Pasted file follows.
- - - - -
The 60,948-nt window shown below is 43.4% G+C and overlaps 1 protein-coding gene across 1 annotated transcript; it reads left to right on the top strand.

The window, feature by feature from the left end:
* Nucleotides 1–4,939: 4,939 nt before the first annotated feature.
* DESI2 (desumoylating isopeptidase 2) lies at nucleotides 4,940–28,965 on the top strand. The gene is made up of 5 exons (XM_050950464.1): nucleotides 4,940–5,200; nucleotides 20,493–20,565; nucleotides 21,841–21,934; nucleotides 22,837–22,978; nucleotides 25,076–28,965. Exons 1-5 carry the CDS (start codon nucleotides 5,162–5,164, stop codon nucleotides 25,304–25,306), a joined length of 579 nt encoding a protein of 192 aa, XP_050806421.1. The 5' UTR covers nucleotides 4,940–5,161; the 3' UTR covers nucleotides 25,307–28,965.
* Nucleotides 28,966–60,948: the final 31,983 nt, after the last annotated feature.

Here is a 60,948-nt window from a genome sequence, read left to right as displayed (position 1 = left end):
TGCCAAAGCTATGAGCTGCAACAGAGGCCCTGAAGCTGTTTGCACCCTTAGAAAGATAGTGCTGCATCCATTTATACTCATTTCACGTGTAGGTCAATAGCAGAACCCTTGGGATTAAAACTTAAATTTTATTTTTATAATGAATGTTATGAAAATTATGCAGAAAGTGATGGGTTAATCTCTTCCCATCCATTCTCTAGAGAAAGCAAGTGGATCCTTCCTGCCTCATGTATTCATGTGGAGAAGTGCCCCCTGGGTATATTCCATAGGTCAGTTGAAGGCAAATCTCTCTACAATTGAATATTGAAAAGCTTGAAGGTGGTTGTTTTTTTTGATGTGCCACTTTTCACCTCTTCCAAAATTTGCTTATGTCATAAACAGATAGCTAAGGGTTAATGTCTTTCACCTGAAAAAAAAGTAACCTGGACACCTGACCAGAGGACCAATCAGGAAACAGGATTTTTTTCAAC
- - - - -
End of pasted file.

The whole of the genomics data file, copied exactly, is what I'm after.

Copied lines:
The 60,948-nt window shown below is 43.4% G+C and overlaps 1 protein-coding gene across 1 annotated transcript; it reads left to right on the top strand.

The window, feature by feature from the left end:
* Nucleotides 1–4,939: 4,939 nt before the first annotated feature.
* DESI2 (desumoylating isopeptidase 2) lies at nucleotides 4,940–28,965 on the top strand. The gene is made up of 5 exons (XM_050950464.1): nucleotides 4,940–5,200; nucleotides 20,493–20,565; nucleotides 21,841–21,934; nucleotides 22,837–22,978; nucleotides 25,076–28,965. Exons 1-5 carry the CDS (start codon nucleotides 5,162–5,164, stop codon nucleotides 25,304–25,306), a joined length of 579 nt encoding a protein of 192 aa, XP_050806421.1. The 5' UTR covers nucleotides 4,940–5,161; the 3' UTR covers nucleotides 25,307–28,965.
* Nucleotides 28,966–60,948: the final 31,983 nt, after the last annotated feature.

Here is a 60,948-nt window from a genome sequence, read left to right as displayed (position 1 = left end):
TGCCAAAGCTATGAGCTGCAACAGAGGCCCTGAAGCTGTTTGCACCCTTAGAAAGATAGTGCTGCATCCATTTATACTCATTTCACGTGTAGGTCAATAGCAGAACCCTTGGGATTAAAACTTAAATTTTATTTTTATAATGAATGTTATGAAAATTATGCAGAAAGTGATGGGTTAATCTCTTCCCATCCATTCTCTAGAGAAAGCAAGTGGATCCTTCCTGCCTCATGTATTCATGTGGAGAAGTGCCCCCTGGGTATATTCCATAGGTCAGTTGAAGGCAAATCTCTCTACAATTGAATATTGAAAAGCTTGAAGGTGGTTGTTTTTTTTGATGTGCCACTTTTCACCTCTTCCAAAATTTGCTTATGTCATAAACAGATAGCTAAGGGTTAATGTCTTTCACCTGAAAAAAAAGTAACCTGGACACCTGACCAGAGGACCAATCAGGAAACAGGATTTTTTTCAAC